Or maybe something else was going on. Something that needed guns and muscle, and men with dead, emotionless eyes. Not a cheery thought.
The air-conditioning was on too high and the sweat gelled instantly. We followed the bodyguard down a long central hall that was paneled in dark, expensive-looking wood. The hall runner looked oriental and was probably handmade.
Heavy wooden doors were set in the right-hand wall. The bodyguard opened the doors and again stood to one side while we walked through. The room was a library, but I was betting no one ever read any of the books. The place was ceiling to floor in dark wood bookcases. There was even a second level of books and shelves reached by an elegant sweep of narrow staircase. All the books were hardcover, all the same size, colors muted and collected together like a collage. The furniture was, of course, red leather with brass buttons worked into it.
A man sat near the far wall. He smiled when we came in. He was a large man with a pleasant round face, double-chinned. He was sitting in an electric wheelchair, with a small plaid blanket over his lap, hiding his legs.
"Mr. Vaughn and Ms. Blake, how nice of you to drive out." His voice went with his face, pleasant, damn near amiable.
A slender black man sat in one of the leather chairs. He was over six feet tall, exactly how much over was hard to tell. He was slumped down, long legs stretched out in front of him with the ankles crossed. His legs were taller than I was. His brown eyes watched me as if he were trying to memorize me and would be graded later.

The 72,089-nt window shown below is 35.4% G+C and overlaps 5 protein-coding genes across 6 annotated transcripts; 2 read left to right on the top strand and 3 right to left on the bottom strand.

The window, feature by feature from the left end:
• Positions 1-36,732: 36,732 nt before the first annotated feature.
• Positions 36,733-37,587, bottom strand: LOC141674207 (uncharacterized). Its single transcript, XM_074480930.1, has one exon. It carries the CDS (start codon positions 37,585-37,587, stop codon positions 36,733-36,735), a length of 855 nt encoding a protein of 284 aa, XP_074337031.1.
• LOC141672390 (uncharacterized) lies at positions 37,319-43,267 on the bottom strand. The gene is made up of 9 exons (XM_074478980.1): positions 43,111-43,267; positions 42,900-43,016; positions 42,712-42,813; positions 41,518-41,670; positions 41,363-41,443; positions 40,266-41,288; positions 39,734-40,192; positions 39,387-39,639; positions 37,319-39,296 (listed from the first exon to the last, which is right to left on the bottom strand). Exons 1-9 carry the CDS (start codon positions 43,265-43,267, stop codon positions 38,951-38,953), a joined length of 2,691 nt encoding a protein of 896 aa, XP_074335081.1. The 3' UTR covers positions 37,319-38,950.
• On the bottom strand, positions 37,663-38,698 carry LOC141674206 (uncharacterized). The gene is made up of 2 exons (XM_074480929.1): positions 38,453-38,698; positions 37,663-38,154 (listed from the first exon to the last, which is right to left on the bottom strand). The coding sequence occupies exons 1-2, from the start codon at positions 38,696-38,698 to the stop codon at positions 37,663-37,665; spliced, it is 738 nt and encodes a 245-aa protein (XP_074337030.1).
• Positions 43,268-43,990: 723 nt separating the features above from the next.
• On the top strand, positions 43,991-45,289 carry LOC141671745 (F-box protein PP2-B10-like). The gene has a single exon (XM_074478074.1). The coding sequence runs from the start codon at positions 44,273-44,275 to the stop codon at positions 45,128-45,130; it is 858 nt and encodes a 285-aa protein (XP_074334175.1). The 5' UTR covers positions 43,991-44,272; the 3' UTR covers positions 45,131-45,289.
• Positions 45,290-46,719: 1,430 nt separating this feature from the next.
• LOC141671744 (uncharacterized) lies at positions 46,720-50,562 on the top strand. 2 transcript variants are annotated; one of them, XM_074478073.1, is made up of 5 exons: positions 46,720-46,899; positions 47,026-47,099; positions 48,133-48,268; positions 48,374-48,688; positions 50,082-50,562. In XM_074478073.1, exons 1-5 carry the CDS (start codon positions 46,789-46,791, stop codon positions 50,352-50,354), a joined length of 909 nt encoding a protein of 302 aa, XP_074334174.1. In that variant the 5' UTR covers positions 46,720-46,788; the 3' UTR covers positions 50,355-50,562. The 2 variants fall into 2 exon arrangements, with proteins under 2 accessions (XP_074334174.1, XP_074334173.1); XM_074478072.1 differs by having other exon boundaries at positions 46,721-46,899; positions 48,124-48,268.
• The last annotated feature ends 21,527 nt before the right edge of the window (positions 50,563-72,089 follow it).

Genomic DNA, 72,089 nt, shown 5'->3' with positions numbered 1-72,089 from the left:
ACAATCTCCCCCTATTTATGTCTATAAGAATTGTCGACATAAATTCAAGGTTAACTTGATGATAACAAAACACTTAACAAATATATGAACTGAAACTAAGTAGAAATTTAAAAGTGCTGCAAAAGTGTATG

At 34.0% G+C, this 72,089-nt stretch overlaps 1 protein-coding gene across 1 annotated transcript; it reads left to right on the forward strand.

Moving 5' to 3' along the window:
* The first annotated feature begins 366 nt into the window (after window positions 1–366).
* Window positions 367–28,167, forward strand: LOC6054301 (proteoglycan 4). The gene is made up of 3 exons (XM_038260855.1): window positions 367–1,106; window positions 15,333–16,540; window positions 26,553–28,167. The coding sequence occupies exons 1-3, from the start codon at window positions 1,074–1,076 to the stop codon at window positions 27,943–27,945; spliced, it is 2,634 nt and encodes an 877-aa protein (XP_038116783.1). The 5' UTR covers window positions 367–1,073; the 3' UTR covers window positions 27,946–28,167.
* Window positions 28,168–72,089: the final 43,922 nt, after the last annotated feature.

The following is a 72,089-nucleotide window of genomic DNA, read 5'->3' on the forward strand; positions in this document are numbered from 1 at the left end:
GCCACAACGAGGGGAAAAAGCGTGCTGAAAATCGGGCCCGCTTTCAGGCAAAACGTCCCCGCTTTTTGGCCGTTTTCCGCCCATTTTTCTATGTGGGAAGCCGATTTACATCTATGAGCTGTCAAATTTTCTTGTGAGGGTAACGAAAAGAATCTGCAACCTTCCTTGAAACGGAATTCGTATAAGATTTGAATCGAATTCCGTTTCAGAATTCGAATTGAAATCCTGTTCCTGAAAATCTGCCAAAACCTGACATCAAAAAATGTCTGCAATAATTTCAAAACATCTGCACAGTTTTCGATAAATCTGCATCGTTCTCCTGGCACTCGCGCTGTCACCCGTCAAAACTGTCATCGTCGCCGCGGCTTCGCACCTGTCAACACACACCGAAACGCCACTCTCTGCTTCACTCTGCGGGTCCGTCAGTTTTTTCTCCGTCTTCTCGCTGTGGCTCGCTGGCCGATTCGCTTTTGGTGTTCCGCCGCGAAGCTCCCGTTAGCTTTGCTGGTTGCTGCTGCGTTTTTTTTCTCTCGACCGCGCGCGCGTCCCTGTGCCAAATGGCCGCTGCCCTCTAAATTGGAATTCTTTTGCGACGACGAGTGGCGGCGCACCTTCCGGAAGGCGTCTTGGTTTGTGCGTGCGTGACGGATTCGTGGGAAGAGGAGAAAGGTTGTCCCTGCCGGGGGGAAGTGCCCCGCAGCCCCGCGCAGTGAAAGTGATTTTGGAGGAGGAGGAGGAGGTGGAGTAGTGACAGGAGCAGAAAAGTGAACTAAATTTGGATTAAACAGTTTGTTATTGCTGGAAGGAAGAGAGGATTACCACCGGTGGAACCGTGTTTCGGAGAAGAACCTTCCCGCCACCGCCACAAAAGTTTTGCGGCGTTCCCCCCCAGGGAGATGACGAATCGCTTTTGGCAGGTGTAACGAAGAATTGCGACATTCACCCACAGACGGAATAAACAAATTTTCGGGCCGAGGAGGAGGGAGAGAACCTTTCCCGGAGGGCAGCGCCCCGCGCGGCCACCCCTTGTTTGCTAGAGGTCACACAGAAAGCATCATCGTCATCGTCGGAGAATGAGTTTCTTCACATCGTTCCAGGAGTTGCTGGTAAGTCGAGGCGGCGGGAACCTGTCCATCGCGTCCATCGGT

The blond bodyguard went to lean against the bookcases. He couldn't quite cross his arms, jacket too tight, muscles too big. You really shouldn't lean against a wall and try to look tough unless you can cross your arms. Ruins the effect.
Mr. Gaynor said, "You've met Tommy." He motioned towards the sitting bodyguard. "That's Bruno."
"Is that your real name or just a nickname?" I asked, looking straight into Bruno's eyes.
He shifted just a little in his chair. "Real name."
"Why?" he asked.
"I've just never met a bodyguard who was really named Bruno."
"Is that supposed to be funny?" he asked.
I shook my head. Bruno. He never had a chance. It was like naming a girl Venus. All Brunos had to be bodyguards. It was a rule. Maybe a cop? Naw, it was a bad guy's name. I smiled.
Bruno sat up in his chair, one smooth, muscular motion. He wasn't wearing a gun that I could see, but there was a presence to him. Dangerous, it said, watch out.
Guess I shouldn't have smiled.
Bert interrupted, "Anita, please. I do apologize, Mr. Gaynor . . . Mr. Bruno. Ms. Blake has a rather peculiar sense of humor."
"Don't apologize for me, Bert. I don't like it." I don't know what he was so sore about anyway. I hadn't said the really insulting stuff out loud.
"Now, now," Mr. Gaynor said. "No hard feelings. Right, Bruno?"
Bruno shook his head and frowned at me, not angry, sort of perplexed.
Bert flashed me an angry look, then turned smiling to the man in the wheelchair. "Now, Mr. Gaynor, I know you must be a busy man. So, exactly how old is the zombie you want raised?"
"A man who gets right down to business. I like that." Gaynor hesitated, staring at the door. A woman entered.
She was tall, leggy, blond, with cornflower-blue eyes. The dress, if it was a dress, was rose-colored and silky. It clung to her body the way it was supposed to, hiding what decency demanded, but leaving very little to the imagination. Long pale legs were stuffed into pink spike heels, no hose. She stalked across the carpet, and every man in the room watched her. And she knew it.
She threw back her head and laughed, but no sound came out. Her face brightened, her lips moved, eyes sparkled, but in absolute silence, like someone had turned the sound off. She leaned one hip against Harold Gaynor, one hand on his shoulder. He encircled her waist, and the movement raised the already short dress another inch.
Could she sit down in the dress without flashing the room? Naw.
"This is Cicely," he said. She smiled brilliantly at Bert, that little soundless laugh making her eyes sparkle. She looked at me and her eyes faltered, the smile slipped. For a second uncertainty filled her eyes. Gaynor patted her hip. The smile flamed back into place. She nodded graciously to both of us.